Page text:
Rate This: Children Die from Time to Time

Sat, 16 Mar 1996 10:53:40 -0500

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It is true that ranks are widely perceived
as more primitive than are ratings. Ratings =

are more abstract. They assume that a
common essense has been refined and is =

used as the common denominator in a =

general system. But often we give up more
by shifting to ratings than we gain. People
may be able to better construe whole figures using
rankings and in ways that still add up. The
use of ratings requires that the whole figure
constructs be reduced from their true =

complexity. Such ostensible parsimony may =

alienate us from the deeper truths of the
person. This may gain us a certain flexibility
as psycholgists. We reduce the person to a =

semantic network, a construct dictionary,
rather than knowing the person as a person
first. =

The use of rating scales assumes a level
of abstraction that may be both unobtained
and undesireable. Nunnally found that when
ratings are "reduced" to ranks, the =

correlations between the ratings and their
ranks is usually in +.90's. There may thus
be little gained by using ratings in most data,
With regard to personal constructs, I think
the impact or rating scales may be worse,
in general, than most people realize. First,
the use of ranks is probably not so much
more primitive as they are basic. Basic
should not have the same connotations as
primitive, but it does for many people.
Consider a young child ranking Mom as
more like Dad than Sister is like Dad. The
young child may make these judgements
on the basis of whole figure constructions.
Very early the young child may
be able to see Mom as generally more like
Dad than is sister- in many little ways and
in a simply "just so" manner at the level of
wholes. Psychologists may be inclined to =

conclude that since the young child easily
ranks whole figure constructs but does not =

use ratings well, that both whole figure =

constructs and ranks are primitive. The just
so of whole figure perception seems primitive.
The whole must be reduced.
As the child gets older, he learns to reduce
people to traits- that is he uses abstraction
more than construction. Dad and Mom are
reduced to big, sister to small. In elementary =

school a child learns that he can converse
with more people by using traits. More people
understand the trait "big" than "like my dad". =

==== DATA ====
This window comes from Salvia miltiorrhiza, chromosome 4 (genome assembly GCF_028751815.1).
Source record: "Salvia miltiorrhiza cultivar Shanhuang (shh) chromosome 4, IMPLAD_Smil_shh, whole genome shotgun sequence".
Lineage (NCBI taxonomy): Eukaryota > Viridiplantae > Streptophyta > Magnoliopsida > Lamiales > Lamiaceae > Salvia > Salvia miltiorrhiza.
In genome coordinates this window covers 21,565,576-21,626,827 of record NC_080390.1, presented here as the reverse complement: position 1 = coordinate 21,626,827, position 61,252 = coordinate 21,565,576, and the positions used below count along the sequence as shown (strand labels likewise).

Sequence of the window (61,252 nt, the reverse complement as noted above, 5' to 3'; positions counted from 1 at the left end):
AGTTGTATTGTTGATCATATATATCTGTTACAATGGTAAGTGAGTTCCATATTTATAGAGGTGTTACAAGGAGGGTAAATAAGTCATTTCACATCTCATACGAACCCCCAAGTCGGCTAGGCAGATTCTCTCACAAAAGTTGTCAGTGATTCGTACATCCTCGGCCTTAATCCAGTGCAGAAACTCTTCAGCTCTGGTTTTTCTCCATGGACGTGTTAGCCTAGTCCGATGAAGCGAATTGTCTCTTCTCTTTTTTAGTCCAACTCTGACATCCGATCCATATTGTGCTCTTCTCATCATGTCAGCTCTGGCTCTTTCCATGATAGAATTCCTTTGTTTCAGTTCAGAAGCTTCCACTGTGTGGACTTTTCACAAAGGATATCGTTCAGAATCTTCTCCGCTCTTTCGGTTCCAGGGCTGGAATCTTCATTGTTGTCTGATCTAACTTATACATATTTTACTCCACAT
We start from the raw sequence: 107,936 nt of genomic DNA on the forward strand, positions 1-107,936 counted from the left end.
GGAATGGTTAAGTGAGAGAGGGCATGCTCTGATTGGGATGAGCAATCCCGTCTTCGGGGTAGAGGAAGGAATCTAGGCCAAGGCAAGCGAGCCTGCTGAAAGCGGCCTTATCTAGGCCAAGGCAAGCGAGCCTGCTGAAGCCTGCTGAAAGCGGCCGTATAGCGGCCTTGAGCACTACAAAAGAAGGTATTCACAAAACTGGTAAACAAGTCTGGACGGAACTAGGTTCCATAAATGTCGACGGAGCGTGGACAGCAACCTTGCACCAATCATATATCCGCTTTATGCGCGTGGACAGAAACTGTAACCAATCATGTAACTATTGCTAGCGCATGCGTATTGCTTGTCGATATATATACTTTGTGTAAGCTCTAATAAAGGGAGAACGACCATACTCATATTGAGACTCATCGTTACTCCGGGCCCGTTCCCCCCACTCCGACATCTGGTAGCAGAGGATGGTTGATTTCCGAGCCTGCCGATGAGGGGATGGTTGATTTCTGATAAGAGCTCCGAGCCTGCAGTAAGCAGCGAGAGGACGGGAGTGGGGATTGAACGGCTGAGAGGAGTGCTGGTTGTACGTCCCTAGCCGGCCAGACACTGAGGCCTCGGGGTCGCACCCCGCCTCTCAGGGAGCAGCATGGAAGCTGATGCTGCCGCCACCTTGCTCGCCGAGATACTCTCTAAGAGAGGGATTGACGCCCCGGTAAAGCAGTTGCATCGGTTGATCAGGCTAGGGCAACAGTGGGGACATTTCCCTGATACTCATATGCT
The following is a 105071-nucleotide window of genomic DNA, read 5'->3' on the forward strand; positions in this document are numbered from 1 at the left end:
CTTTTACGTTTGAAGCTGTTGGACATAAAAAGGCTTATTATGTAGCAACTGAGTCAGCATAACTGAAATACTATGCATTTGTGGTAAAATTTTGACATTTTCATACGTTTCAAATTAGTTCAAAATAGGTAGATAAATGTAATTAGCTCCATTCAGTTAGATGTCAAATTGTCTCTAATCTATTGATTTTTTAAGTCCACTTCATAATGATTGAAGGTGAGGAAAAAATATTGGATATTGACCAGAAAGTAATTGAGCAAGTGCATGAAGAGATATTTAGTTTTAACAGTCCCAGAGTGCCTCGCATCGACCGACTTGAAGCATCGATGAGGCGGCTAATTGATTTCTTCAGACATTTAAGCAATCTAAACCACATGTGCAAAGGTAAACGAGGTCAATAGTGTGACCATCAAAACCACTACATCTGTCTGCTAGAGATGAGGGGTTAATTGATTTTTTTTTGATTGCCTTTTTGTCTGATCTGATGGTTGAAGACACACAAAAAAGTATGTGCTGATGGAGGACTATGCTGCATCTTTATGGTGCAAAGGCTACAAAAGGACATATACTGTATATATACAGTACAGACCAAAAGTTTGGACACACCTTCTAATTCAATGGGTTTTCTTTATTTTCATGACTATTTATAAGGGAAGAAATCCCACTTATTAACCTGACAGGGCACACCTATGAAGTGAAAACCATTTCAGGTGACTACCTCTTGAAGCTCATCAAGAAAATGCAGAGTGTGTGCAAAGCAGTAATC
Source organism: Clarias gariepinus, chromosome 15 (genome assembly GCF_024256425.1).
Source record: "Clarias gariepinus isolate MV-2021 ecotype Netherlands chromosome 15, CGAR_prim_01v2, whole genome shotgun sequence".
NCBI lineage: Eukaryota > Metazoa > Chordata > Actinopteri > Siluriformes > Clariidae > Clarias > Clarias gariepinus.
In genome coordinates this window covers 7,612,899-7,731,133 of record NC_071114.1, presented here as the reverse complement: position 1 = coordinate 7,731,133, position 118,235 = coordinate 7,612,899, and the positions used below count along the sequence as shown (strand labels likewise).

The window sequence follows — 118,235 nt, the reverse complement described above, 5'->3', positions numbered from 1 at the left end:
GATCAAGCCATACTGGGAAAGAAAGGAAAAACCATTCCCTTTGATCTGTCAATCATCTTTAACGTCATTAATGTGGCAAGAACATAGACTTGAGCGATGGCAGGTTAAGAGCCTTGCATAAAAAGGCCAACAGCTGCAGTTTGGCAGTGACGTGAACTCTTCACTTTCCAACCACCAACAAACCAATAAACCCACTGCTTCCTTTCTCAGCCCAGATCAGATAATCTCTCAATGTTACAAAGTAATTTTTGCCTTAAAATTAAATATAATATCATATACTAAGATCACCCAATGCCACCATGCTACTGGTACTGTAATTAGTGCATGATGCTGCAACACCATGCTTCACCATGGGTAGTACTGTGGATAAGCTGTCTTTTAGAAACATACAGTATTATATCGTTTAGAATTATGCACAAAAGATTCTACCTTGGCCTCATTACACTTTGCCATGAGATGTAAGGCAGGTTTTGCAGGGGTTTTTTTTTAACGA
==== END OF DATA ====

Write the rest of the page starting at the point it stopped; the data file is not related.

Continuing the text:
Traits then become socially more useful than
whole figure constructs- in direct proportion
to the decay of actual community. In smaller
social contexts, the child could say "like my =

dad" and his friends- all having met his dad-
would know in great detail and in just so
fashion what "like my dad" implied. But as
the number of people in social interactions =

grows, the superficiality of knowledge grows. =

Consequently, someone's dad becomes a
simplistic equation of traits in the minds of
others who have never met the dad and may
care less and less to meet the dad, as they
"mature". Is this progress?
As the child grows old there is an increased
reliance on abstraction. It can get to the
point that a colleague's mention of his
dead child becomes mere evidence of
pathology. No one cares to ask such =

questions as "What was her name?" Such =

personal discourse would be too close to
whole figure construction, too "primitive for
educated people", too distant from the trait
mentality that would allow psychologists
to dismiss a dead child who suffered by a =

statement like "Children die from time to time, =

so quit your moaning Bill."
The typical psychologist sees the
aging child reduce his peers to the
abstractions of their bandwagon (clique)
and concludes that development =

progresses by the use of abstractions.
The ostensible proof is in the fact that
the growing child uses abstactions more
logically and with greater flexibility than
does the younger child..
Unfortunately, few psychologists also
look to see if the child's use of whole
figure constructs also gains in logical
consistency and integrative complexity. =

In may own empirical studies,
kids do become more logical and
integratively complex with both whole figure
constructs and traits, as they mature.
Thus whole figure constructs are not just
primitive. =

Ranking similarities between whole figure
constructs, as in the coordinate grid, does
not force the person to reduce people to
traits. Traditional grids do. Using a rating
scale in a coordinate grid would tend to
force the person to reduce whole figures to
an abstract trait system. Comparisons
would not be made between one person =

and another, but between a person and an
abstraction of commonality between a group =

of persons. The use of ranks assumes that =

direct comparisons between people can still
"add up", even if people are directly compared
with one another. Why reduce people to
ratings/ traits when we can get the estimates
of logical consistency, integrative complexity
and factor structure from the more direct
rankings? =

In other words, we can get more from
rankings than from ratings. They are
more basic because they do not require
the interjection of so much abstraction
in the comparisons of people. They do
require more differentiation on the part of =

the person taking the grid. But this is good.
Such differentiation will not hurt the person
but it could take the busy psychologist
more time to administer the grid. Perhaps =

the doctor should spend more time getting =

know the clients "personal" constructs anyway,
and less time dreaming about his vacation to
the Kelly conference. If the person can not do
the ranking because of inability to differentiate,
then let them use tied ranks. The doctor should
know how to help the client do this. Of course,
if you want to study peoples reductions of =

people to trait/interval systems, use ratings. =

But know what you are doing.
What do you think ?